A perfect storm looms on an otherwise ordinary night in suburbia, a place of cul-de-sacs and project homes, a Holden Kingwood in the driveway. Our house draws no attention to itself; just another red brick house in a tree-lined street. Yellow light warms the windows from the inside out.

Like most families we have rules, and two are crystal clear; one—no running in the house, and two—the moment Dad’s home from work, it’s Quiet Time. What’s about to happen is entirely my fault.

We’re showered and in our PJs, my sister and me, with ten minutes to kill before The Brady Bunch so we challenge our dachshund Cole to break his own land-speed record (42 seconds) through the house. It’s the standard circuit; a loop from the lounge room, past the bedrooms, via the kitchen to the dining room for the chequered flag. My sister is timekeeper.

Ready, set, GO!

Cole needs little encouragement. He races down the hallway remarkably fast on his short legs, with me in close pursuit egging him on. He has good traction on the shag pile carpet and barks to let us know he approves of this game. He rounds a tight corner into the family room where the floor covering switches to lino tiles – way too fast, any physics student will tell you, to maintain grip. Like a cartoon dog he back-pedals frantically on the slick surface, but to no avail; he slides sideways on all fours colliding with Dad at ankle height at the precise moment he walks through the back door.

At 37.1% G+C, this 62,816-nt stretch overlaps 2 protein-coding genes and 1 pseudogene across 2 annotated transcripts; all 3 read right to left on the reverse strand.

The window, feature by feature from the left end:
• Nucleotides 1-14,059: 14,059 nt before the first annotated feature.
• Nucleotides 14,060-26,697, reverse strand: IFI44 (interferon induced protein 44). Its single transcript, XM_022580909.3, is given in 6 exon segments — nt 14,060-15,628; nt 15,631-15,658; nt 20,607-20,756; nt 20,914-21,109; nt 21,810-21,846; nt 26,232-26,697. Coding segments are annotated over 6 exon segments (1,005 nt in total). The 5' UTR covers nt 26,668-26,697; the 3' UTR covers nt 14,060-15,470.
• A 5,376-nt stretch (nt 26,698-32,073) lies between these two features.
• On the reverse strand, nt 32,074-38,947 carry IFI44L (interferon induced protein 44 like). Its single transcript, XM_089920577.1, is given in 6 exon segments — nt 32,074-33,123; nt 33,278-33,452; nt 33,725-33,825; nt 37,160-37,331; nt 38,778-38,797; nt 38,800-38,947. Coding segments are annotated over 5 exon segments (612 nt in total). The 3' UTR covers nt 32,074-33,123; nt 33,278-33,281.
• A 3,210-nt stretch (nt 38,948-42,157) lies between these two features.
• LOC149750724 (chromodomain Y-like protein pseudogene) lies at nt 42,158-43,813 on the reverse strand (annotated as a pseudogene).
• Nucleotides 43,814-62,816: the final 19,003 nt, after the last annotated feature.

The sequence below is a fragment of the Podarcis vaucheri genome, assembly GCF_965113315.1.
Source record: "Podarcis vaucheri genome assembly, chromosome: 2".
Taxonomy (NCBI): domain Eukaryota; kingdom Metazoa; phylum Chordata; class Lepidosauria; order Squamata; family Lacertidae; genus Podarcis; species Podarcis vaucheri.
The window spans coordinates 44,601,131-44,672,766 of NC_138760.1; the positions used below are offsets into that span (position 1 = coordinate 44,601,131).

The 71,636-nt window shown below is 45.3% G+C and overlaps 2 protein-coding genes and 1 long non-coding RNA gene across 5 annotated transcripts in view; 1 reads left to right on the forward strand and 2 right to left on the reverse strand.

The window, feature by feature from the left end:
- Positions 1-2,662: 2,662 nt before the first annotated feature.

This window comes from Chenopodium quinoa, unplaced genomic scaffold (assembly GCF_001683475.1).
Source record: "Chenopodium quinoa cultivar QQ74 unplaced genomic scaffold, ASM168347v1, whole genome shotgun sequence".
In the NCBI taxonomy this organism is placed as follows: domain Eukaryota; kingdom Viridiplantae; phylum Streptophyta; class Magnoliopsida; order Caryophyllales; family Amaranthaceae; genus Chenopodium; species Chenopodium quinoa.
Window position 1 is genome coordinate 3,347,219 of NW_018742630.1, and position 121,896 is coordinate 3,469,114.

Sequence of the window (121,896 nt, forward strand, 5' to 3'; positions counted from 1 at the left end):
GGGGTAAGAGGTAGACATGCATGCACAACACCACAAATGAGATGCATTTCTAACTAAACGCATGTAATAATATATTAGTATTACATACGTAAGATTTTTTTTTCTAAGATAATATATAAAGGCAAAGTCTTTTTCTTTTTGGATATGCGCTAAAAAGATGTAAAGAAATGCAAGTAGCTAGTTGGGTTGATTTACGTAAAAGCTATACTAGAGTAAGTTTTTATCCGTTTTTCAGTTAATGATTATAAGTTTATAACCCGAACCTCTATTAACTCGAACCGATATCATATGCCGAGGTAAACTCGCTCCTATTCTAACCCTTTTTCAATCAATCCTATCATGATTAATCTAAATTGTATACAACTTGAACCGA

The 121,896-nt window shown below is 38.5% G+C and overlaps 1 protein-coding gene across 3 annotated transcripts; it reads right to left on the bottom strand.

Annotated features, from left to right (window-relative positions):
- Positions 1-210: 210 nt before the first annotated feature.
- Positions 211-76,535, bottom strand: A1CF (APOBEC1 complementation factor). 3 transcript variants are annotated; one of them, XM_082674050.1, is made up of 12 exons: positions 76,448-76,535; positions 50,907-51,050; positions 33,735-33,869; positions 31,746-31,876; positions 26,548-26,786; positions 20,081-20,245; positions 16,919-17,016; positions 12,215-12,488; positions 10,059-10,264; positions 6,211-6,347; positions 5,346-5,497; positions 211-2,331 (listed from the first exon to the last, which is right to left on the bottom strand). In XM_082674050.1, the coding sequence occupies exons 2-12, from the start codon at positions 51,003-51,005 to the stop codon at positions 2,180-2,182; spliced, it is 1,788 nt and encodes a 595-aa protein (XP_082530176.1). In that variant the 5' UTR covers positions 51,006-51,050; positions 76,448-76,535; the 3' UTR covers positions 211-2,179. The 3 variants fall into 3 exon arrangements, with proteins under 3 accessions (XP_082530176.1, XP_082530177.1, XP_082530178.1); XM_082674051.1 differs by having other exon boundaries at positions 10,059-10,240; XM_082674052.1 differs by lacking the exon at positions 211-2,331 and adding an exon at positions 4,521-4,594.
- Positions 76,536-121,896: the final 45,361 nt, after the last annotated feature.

I witness the collision. Dad’s carrying a pile of manila folders stuffed with client papers and is knocked off balance, sending the folders skywards. Dozens of sheets of important work stuff fly up, up, up then down in all directions skimming the smooth floor and shooting under the cane lounge, all over the kitchen bench and, in most definitely the worst case scenario, one lone paper hovers dangerously, then drops into mum’s pot of bolognese bubbling on the stove.

Cole keeps running, straight out the open door and into the safety of backyard darkness.

I stand statue-still, praying for invisibility. Anticipating the explosion. I am not breathing, I am not here.

Dad waits at the doorway inviting cold air in, but he doesn’t move. Mum walks towards us. Why is everything is slow motion? She wipes her hands on her apron, her eyes fixed on my father’s face. She is smiling as she reaches up and wraps her arms around his neck, whispering something. I watch transfixed. She is calming him. I don’t quite understand how, but it’s working, like a ringmaster might approach a cornered animal – carefully but with confidence. His shoulders relax.

“So how was your day?” she asks him. “Let me fix you a drink while the kids pick up your papers.”

And just like that, the bomb is diffused through a masterful stroke of family management—crisis averted. I scoot around on my hands and knees collecting papers, sorting and stacking, and cursing Cole and his slippery paws.